Gangrene: The death of body tissues, usually due to a lack of blood supply, especially in the legs and feet.
Gastroparesis: A form of nerve damage that affects the stomach and intestines. With this condition, food is not digested properly and does not move through the stomach and intestinal tract normally. It can result in bouts of diarrhea or chronic constipation because the transit time of food can be altered by nerve damage. This type of nerve damage can also cause a significant problem with smooth control of blood sugars.
Gestational diabetes: A high blood sugar level that starts or is first recognized during pregnancy. As pregnancy progresses, there is an increased need for nutrients for the developing baby. Additionally, hormone changes during pregnancy affect the action of insulin, resulting in high blood sugar levels. Usually, blood sugar levels return to normal after childbirth. However, women who have had gestational diabetes are at increased risk of developing type 2 diabetes later in life. Gestational diabetes can increase complications during labor and delivery and increase the rates of fetal complications related to the increased size of the baby.
Glaucoma: An eye disease associated with increased pressure within the eye. Glaucoma can damage the optic nerve and cause impaired vision and blindness.
Glucagon: A hormone that raises the level of glucose in the blood by releasing stored glucose from the liver. Glucagon is sometimes injected when a person has lost consciousness (passed out) from a low blood sugar reaction. The injected glucagon helps raise the level of glucose in the blood.
Glucose: A simple sugar found in the blood. It is the body's main source of energy; also known as "dextrose."
Glucose Dehydrogenase (GDH) : An enzyme used for oxidation of glucose. A primary component of most blood glucose meters. When combined with other agents a biochemical reaction creates a measurable voltage. The measurment of the voltage, amperage or columb charge allows a meter to determine blood glucose levels.
FAD glucose dehydrogenase and potassium ferricyanide (FAD-GDH)
glucose dehydrogenase and pyrroloquinoline-quinone (GDH-PQQ) *
glucose dehydrogenase and nicotinamide adenine dinucleotide (GDH-NAD)
*In a safety alert published by the US Food and Drug Administration (FDA) in 2005 and amended 2010, people taking medications or using products containing these galactose, maltose and xylose are advised to take precautions as glucometers that use the glucose dehydrogenase pyrroloquinoline-quinone (GDH-PQQ) testing method may report highly elevated levels of glucose in the presence of these three sugars.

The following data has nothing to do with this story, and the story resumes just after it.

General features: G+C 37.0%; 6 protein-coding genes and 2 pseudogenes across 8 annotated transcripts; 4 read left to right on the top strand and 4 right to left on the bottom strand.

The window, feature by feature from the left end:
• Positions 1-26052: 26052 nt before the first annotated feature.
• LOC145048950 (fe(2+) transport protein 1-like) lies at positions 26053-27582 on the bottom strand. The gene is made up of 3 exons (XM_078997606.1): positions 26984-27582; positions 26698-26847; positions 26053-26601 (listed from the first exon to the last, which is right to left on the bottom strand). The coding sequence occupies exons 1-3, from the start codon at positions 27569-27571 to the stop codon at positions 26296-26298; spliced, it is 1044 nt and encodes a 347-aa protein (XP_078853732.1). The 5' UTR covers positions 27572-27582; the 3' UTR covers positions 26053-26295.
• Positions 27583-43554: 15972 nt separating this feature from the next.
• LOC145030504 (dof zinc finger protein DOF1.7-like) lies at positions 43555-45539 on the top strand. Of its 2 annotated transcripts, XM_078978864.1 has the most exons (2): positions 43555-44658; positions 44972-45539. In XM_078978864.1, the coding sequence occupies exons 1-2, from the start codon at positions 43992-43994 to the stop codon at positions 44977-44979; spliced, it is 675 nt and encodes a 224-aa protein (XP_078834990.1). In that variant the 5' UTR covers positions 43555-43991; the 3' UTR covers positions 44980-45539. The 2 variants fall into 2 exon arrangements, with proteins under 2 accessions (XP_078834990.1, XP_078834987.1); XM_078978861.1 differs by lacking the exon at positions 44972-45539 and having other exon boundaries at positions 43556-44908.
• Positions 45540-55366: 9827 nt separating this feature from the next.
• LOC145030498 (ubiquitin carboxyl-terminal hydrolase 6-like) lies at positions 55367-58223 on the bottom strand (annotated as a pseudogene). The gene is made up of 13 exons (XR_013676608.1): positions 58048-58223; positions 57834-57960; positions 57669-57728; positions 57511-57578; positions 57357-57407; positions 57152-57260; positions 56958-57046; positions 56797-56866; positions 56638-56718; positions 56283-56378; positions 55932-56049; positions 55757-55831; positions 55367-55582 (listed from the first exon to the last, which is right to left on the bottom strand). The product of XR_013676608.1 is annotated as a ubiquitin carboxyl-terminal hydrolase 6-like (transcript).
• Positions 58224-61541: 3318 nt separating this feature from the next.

Glucose tolerance test: A test to determine if a person has diabetes. The test is done in a lab or doctor's office in the morning before the person has eaten. A period of at least 8 hours without any food is recommended prior to doing the test. First, a sample of blood is taken. Then the person drinks a liquid that has sugar in it. Two hours later, a second blood test is done. If the results of the fasting or first blood test are abnormal yet still not high enough to be considered in the diabetes range, then the person is said to have glucose intolerance. A fasting blood sugar greater than 126 mg/dl is considered diabetes. If the 2 hour blood test is abnormal but still not high enough to be considered in the diabetic range, this too, is considered an abnormal glucose tolerance. If the two hour test result shows a blood sugar greater than 200 mg/dl, the person is consider to have diabetes.
Glycated hemoglobin test (HbA1c): This is an important blood test to determine how well you are managing your diabetes. Hemoglobin is a substance in red blood cells that carries oxygen to tissues. It can also attach to sugar in the blood forming a substance called glycated hemoglobin or a Hemoglobin A1C. The test provides an average blood sugar measurement over a six to 12 week period and is used in conjunction with home glucose monitoring to make treatment adjustments. The ideal range for people with diabetes is generally less than 7%.
Every time you roll your shopping cart into the supermarket, you’re making a decision that goes far beyond whether you’re going to have pork or pierogies for dinner. You’re actually choosing between being a victim and a victor. What you put in your cart goes a long way toward determining whether you’ll be compromised by diabetes or start controlling and eventually even beating it.
In type 2 diabetes, the body stops responding efficiently to insulin, a hormone that controls blood sugar. To compensate for the insensitivity to insulin, many diabetes drugs work by boosting insulin levels; for example, by injecting more insulin or by increasing the amount of insulin secreted from the pancreas. The new study, published in the June 9 issue of PLoS ONE, showed that a different approach could also be effective for treating diabetes — namely, blocking the breakdown of insulin, after it is secreted from the pancreas.